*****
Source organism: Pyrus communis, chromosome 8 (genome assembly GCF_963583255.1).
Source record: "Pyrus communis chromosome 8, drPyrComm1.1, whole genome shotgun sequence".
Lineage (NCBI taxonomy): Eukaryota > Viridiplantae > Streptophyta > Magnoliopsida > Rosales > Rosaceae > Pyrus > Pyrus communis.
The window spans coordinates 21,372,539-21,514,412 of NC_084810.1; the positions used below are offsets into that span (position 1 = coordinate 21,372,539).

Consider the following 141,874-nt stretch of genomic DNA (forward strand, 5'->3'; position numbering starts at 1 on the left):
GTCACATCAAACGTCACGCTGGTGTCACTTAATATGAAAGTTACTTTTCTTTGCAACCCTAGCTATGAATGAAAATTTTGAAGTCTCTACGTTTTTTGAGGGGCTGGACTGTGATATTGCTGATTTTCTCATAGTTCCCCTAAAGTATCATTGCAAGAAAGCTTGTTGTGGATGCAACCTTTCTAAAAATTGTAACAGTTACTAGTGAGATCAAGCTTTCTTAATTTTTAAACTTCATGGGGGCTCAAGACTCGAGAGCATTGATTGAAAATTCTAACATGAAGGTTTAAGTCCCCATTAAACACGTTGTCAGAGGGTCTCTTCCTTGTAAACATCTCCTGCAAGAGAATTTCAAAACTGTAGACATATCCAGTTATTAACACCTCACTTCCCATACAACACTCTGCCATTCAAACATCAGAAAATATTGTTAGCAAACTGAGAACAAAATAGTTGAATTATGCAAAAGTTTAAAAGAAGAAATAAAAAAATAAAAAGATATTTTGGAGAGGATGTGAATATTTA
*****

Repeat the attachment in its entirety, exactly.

Source organism: Pyrus communis, chromosome 8 (genome assembly GCF_963583255.1).
Source record: "Pyrus communis chromosome 8, drPyrComm1.1, whole genome shotgun sequence".
Lineage (NCBI taxonomy): Eukaryota > Viridiplantae > Streptophyta > Magnoliopsida > Rosales > Rosaceae > Pyrus > Pyrus communis.
The window spans coordinates 21,372,539-21,514,412 of NC_084810.1; the positions used below are offsets into that span (position 1 = coordinate 21,372,539).

Consider the following 141,874-nt stretch of genomic DNA (forward strand, 5'->3'; position numbering starts at 1 on the left):
GTCACATCAAACGTCACGCTGGTGTCACTTAATATGAAAGTTACTTTTCTTTGCAACCCTAGCTATGAATGAAAATTTTGAAGTCTCTACGTTTTTTGAGGGGCTGGACTGTGATATTGCTGATTTTCTCATAGTTCCCCTAAAGTATCATTGCAAGAAAGCTTGTTGTGGATGCAACCTTTCTAAAAATTGTAACAGTTACTAGTGAGATCAAGCTTTCTTAATTTTTAAACTTCATGGGGGCTCAAGACTCGAGAGCATTGATTGAAAATTCTAACATGAAGGTTTAAGTCCCCATTAAACACGTTGTCAGAGGGTCTCTTCCTTGTAAACATCTCCTGCAAGAGAATTTCAAAACTGTAGACATATCCAGTTATTAACACCTCACTTCCCATACAACACTCTGCCATTCAAACATCAGAAAATATTGTTAGCAAACTGAGAACAAAATAGTTGAATTATGCAAAAGTTTAAAAGAAGAAATAAAAAAATAAAAAGATATTTTGGAGAGGATGTGAATATTTA